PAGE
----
Surprisingly, many of the most popular mountain bike segments on Strava seem to be climbs. To build this top 10 list, I looked for segments in popular riding areas, and chose the most popular one within a trail system. So, for example, within the Pogonip Open Space there are at least half a dozen segments, but I only chose the most popular one. This matters as we go down the list because on some of the top trails, multiple segments along the same trail would qualify for the top 10 list on their own.
#4: “3 guys w/ only 2 beers at the truck” (Amasa Back, Utah)
Finally, some downhill! This urgent-sounding Strava segment descends at an average 8% grade for just a tenth of a mile, with top riders completing the whole thing in less than 30 seconds. But don’t let that average grade fool you: at the mid-point of this segment, the trail drops at 25% or more! Local rider Tom Perkins currently holds the top spot on the leaderboard.
Officially, this section of trail is known as the Cliff Hanger Trail, and many mountain bikers complete this short section while riding Amasa Back, Captain Ahab, and/or Hymasa. The segment sees fewer than 2 attempts per rider, on average.
#3: “Slickrock Start” (Slickrock Trail, Utah)
Slickrock has historically been one of the more iconic rides in Moab, though hipster mountain bikers might tell you this trail isn’t cool anymore. Nevertheless, this section of the Slickrock Trail loop has been ridden by more than 9,900 mountain bikers.
Part of the fun for first-timers is to see how much grip they can get on this trail’s sandpaper-like, rock surface. So it’s no surprise that this segment features an insane climb with grades approaching 15% or more at the very end (trust me, it feels even steeper than the numbers let on). Regular YouTube mountain bike sensation Kyle Mears currently holds the record for the fastest time on this segment, averaging 15.1mph to the top.
This segment registers just 1.4 attempts per rider, which indicates that while everyone should ride Slickrock once, it’s probably not worth doing a second time.
#2: “Helipad to Braille” (Soquel Demonstration Forest, California)
Singletracks members have rated the trails in Soquel Demonstration Forest among the best in California, and with a prime Santa Cruz area location, these trails see a ton of riders each year. The “Helipad to Braille” segment mows through the 10,000 rider mark, landing at 10,764 riders who have completed 56,831 attempts.
This segment, along the Ridge Trail, only drops about 100 feet over nearly half a mile, but features rolling steep ups and downs along the way. Pro Cyclist John Michael Hauer holds the top spot on this leaderboard and if that name sounds familiar, it’s because he also has the fastest tip on the Pogonip segment across town.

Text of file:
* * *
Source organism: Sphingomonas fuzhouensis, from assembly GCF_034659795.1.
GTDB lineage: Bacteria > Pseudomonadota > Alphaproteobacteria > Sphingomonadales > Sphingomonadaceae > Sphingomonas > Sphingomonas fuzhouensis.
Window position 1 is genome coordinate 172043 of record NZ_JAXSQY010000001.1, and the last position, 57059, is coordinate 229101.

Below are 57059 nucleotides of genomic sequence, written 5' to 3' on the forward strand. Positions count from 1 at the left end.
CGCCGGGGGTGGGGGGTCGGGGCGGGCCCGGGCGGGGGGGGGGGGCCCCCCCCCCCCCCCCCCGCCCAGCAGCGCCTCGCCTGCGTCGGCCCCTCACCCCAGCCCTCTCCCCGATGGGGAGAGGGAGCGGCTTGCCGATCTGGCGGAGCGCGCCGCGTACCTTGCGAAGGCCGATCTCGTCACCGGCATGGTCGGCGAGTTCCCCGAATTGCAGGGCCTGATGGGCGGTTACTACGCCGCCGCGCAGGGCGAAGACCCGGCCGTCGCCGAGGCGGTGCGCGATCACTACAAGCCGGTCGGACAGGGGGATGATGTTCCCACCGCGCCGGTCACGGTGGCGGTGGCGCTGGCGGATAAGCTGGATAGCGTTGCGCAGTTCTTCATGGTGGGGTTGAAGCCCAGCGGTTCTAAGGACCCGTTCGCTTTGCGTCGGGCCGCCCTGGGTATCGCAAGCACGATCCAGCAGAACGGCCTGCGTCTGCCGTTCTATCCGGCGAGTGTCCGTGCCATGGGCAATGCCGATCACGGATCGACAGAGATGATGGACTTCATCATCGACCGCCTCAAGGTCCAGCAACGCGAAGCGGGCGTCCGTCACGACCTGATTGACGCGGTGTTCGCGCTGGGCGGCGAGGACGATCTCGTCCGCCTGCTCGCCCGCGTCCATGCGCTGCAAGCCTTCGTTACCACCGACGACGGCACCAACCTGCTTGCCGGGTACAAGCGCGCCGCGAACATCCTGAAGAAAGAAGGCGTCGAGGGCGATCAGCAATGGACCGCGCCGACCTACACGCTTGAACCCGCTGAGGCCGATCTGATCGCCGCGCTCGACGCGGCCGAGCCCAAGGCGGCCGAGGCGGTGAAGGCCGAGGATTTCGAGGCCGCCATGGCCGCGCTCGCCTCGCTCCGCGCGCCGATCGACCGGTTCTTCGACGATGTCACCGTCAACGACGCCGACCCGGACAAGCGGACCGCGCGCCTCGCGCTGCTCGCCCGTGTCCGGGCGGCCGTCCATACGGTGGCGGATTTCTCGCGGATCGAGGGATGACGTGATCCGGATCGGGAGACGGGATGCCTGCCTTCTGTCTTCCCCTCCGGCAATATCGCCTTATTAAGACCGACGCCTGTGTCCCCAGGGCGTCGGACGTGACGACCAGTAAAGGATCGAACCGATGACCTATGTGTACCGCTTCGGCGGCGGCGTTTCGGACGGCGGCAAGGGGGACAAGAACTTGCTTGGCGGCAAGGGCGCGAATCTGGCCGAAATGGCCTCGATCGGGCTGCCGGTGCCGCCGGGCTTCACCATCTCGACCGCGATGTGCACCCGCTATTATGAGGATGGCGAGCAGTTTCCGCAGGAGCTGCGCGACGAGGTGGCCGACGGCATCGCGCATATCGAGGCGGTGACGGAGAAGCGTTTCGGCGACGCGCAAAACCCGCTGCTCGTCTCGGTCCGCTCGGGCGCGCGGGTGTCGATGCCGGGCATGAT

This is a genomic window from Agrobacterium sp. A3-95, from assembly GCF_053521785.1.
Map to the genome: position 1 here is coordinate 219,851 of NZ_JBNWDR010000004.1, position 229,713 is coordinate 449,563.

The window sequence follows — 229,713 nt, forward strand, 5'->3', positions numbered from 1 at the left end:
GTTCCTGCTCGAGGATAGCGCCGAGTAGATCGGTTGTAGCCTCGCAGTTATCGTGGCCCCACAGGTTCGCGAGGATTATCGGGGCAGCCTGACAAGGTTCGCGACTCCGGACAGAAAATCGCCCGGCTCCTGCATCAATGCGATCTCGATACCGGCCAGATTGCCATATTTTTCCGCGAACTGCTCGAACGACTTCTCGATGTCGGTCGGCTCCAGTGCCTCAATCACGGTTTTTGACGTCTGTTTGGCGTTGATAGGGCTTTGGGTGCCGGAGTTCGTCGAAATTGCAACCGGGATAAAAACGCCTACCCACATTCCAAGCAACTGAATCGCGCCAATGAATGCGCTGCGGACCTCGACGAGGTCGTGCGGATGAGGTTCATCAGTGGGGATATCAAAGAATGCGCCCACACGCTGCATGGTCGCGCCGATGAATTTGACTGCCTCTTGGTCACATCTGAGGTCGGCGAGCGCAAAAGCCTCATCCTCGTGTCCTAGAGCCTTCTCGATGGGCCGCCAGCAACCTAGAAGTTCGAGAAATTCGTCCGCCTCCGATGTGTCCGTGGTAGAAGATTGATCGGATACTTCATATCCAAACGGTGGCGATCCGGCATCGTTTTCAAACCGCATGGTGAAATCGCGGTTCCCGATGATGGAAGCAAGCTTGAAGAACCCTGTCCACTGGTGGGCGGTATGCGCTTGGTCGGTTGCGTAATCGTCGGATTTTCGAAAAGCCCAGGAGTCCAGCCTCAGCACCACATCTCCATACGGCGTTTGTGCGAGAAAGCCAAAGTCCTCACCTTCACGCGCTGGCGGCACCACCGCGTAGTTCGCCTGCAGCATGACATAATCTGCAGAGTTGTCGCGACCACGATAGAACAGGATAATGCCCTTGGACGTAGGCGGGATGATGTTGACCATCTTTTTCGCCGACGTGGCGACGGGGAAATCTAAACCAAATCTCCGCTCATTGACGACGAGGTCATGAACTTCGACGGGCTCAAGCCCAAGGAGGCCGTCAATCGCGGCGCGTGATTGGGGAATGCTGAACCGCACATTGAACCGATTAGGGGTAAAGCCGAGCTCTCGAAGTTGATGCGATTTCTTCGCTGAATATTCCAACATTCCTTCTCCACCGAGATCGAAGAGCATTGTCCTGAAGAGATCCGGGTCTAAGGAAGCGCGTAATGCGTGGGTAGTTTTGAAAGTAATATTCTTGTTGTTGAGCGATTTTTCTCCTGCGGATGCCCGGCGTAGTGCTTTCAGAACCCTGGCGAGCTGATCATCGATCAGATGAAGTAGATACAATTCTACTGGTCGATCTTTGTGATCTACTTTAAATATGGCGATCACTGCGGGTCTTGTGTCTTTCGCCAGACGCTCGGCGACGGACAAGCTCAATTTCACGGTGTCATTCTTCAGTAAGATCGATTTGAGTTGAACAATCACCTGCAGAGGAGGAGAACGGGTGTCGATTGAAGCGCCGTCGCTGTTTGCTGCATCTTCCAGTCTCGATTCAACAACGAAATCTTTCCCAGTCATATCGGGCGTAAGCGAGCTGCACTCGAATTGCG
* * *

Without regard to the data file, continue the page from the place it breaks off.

In a recent survey, Singletracks members chose the Soquel Flow Trail as the best flow trail in the USA, though unfortunately that segment hasn’t seen nearly as many Strava riders (yet).
#1: “PORCUPINE DH – Fast mile along river” (Porcupine Rim, Utah)
Two familiar names–Kyle Mears and Nate Hills–hold the #1 and #4 spots, respectively, on this segment along the Porcupine Rim Trail in Moab, UT. They’re among the 11,813 mountain bikers who have posted times on Strava for this last, 0.9-mile leg along the Colorado River. Overall, this segment drops more than 400 feet, making it the longest sustained descent among the segments on our list. The top 5 fastest riders on this segment averaged about 17mph!
Like the Slickrock segment, the average number of attempts per rider is pretty low–just 1.5–which isn’t surprising given that Moab is a top MTB tourism destination. While most of us won’t be able to complete this segment in 3 minutes like the pros, even the most cautious riders won’t end up at the back of the pack where the slowest riders took over an hour to traverse less than a mile of trail.
Our top 10 list of popular Strava mountain bike segments was clearly dominated by some of the usual suspects, but it turns out there are popular segments outside of these areas as well.
Kingdom Trails (East Burke, VT): We didn’t have to go too far down the list to find this popular East Coast mountain bike segment. The Kingdom Trails are nationally recognized as offering mega trail mileage and a wide variety of terrain. This segment, ridden by nearly 7,000 mountain bikers, takes riders on a half-mile descent down the Kitchel Trail.
Whistler (BC, Canada): Everyone knows Whistler is a top mountain bike destination, and the “Heart of Darkness” segment on Strava proves it, with 6,502 riders competing for the fastest time on this steep descent along the Blue Velvet trail.
First Divide (Downieville, CA): Thousands of riders have ridden portions of the Downieville descent in California, though not quite enough to crack our top 10 list. This popular segment covers the lower portion of the First Divide trail.
Slim Shady (Sedona, AZ): As Sedona becomes more and more popular with mountain bikers, I suspect this segment along the Slim Shady trail will eventually rival even those trails currently in the top 10 overall.
Did we miss a mountain bike segment that should have made our top 10? Join the conversation here or light us up in the comments.